Sisterhood Is a Legacy



I share life and land with six other families.

When, nearly seven years ago, we decided to buy a little 10-acre farm, a mother of one of our group said, “The health of your community will be determined by how well the women get along.”

She issued this little zinger with an oracle-esque potency, and it stuck in my craw like a thorn. Maybe it bugged me because it inferred a stereotype of women as gossips. Maybe it chaffed because her pronouncement left the men out of the relational health equation. Whatever the reason, I resented it.

And yet, a seemingly unrelated tradition that has formed in our community has caused me to rethink her words.

Early on in our farm’s short history we decided to mark a child’s transition into adulthood with a little ceremony. We haven’t splurged for gazillion dollar bat mitzvahs or sent our girls into the woods and told them not to return until they’ve slain a cougar or seen a vision of tree spirit.

Nothing like that.

It’s more like a tea party.

But not your average tea party.

When a girl turns 13 the female members of Kingfisher Farm, young and old, gather to celebrate her life and welcome her into our farm’s adult sisterhood. It’s a Red Tent sort of thing but without the blood.

Our motivation for holding such an event has been spurred by the writing of people like Michael Gurian. In his fascinating book The Wonder of Girls, Gurian, a neurobiologist, considers the developing brain of adolescent girls.

At age 13 a girl’s brain is particularly spongy and amorphous (I think those are the technical medical terms). Neurotransmiters that will determine a girl’s future personality reach out like a many-tentacled beast, serpentining out into newly laid neuropathways. They could go any which way depending on the outward stimuli. For those critical years between the ages of 12 and 14 life is one continual costume party. It’s a time of role-playing; everyone feels unsure of themselves because in fact they don’t yet have fully formed selves to be sure of.

So that’s what we’re trying to do: tell each girl we see her fragile budding self and that her self is beautiful.

We do this through affirmation, much in the spirit of Aibileen from The Help (“You are kind, you are smart, you are important”). If nothing else this exercise in affirmation helps the girl in question learn how to take a compliment (no cringing, no deflecting of praise, simply maintain eye contact, nod, smile, say thank you).

The ritual is in fact a naming ceremony. We are naming our young sister’s true self—a self standing like a skittish deer on the forest’s edge, gazing longingly into the meadow of adulthood. In our naming we are coaxing her to take brave steps into the sweet grass.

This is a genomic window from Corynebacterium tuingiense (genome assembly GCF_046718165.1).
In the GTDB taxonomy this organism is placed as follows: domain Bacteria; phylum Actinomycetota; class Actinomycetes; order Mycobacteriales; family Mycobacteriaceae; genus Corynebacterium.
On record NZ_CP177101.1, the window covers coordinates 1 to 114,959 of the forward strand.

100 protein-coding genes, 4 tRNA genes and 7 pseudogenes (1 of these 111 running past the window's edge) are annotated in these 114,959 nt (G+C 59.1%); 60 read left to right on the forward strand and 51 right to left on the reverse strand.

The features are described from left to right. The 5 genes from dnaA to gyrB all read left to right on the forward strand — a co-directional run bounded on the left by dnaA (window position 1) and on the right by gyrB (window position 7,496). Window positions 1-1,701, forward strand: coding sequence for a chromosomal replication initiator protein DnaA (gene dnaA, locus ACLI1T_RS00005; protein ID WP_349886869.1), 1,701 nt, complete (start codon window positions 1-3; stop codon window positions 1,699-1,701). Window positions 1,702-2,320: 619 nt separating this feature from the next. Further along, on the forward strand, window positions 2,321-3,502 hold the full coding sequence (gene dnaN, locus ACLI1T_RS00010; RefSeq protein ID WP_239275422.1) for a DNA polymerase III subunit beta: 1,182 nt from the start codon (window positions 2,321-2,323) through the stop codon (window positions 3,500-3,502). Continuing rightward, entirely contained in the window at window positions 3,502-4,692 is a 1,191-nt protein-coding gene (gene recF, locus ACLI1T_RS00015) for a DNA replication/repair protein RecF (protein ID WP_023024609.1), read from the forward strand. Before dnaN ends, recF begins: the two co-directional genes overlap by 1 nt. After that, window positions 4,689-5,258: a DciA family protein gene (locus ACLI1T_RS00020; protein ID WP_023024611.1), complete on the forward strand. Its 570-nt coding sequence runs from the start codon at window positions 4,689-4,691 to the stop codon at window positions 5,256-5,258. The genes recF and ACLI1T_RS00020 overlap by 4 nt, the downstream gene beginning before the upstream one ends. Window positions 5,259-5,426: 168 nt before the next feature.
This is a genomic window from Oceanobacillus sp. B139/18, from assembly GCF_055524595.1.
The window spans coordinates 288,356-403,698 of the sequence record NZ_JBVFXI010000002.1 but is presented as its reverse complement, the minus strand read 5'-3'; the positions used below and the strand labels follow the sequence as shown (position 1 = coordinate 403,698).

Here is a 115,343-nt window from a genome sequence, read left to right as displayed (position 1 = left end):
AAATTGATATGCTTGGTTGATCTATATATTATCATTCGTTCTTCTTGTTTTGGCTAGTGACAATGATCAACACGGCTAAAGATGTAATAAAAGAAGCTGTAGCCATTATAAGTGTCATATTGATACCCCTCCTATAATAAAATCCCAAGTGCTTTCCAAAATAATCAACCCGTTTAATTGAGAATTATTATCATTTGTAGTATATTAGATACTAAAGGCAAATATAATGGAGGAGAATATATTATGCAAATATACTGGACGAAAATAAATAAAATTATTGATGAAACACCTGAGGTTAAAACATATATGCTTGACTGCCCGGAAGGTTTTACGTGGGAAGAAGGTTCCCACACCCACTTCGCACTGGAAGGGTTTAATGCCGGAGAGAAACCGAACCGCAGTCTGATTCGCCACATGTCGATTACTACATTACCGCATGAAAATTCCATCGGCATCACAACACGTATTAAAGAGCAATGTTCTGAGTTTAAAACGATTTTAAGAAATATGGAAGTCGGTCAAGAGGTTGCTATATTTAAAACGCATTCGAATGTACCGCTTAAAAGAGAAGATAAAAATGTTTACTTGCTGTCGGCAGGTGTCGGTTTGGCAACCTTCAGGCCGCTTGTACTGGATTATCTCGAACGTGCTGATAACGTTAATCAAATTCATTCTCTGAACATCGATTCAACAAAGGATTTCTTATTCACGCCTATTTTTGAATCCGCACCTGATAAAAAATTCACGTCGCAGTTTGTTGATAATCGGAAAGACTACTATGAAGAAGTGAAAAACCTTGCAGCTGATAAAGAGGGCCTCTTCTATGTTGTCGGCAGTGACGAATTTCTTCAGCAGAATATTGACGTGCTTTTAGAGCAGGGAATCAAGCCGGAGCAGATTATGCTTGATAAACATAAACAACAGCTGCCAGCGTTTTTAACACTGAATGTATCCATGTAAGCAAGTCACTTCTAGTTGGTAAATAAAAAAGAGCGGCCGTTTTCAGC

Both my daughters have passed through this ceremony, the youngest, just three weeks ago. It was deeply touching to hear women affirm what I’ve known since the first moment I felt them flutter inside me: these are remarkable human beings.

Their naming ceremonies recognized not only their remarkableness, but that they are remarkable in particular ways. The sisterhood of Kingfisher Farm has paid attention to the way my Maya sees the world with a poetic eye. They’ve noticed how she looks out for the outcasts and vulnerable. They’ve seen how Bryn is wryly funny and smart as a whip. They’ve noted her bravery and aplomb in social situations.

In essence, they have honoured the seeds of my daughters’ becoming, which in turn heralds their arriving. In calling forth who they already, these women have helped them recognize their true selves.

So, we affirm.

And we tell stories.

Some stories are cautionary tales. My 50-something farmmate tells a grade eight anecdote of coveting her best friends’ go-go boots and how that coveting led her to form a club for non-boot wearers to which her friend wasn’t invited, an act that severed their friendship.

Some stories are amusing. We share stories of developing bodies, and crushes on boys who didn’t return our admiration, and of hairstyles that required way too much gel and hair spray.

But whether sober or hilarious, all the stories carry the same message:

You’ll mess up.

You’ll be insecure.

You’ll want things you can’t afford or aren’t good for you to have.

But this is not who you are.

You are wonderful, beautiful, thoughtful … fill in the blank …

And you belong to a sisterhood that sees the best in others and honours it. That reaches out in compassion. (And, yes, that makes mistakes.)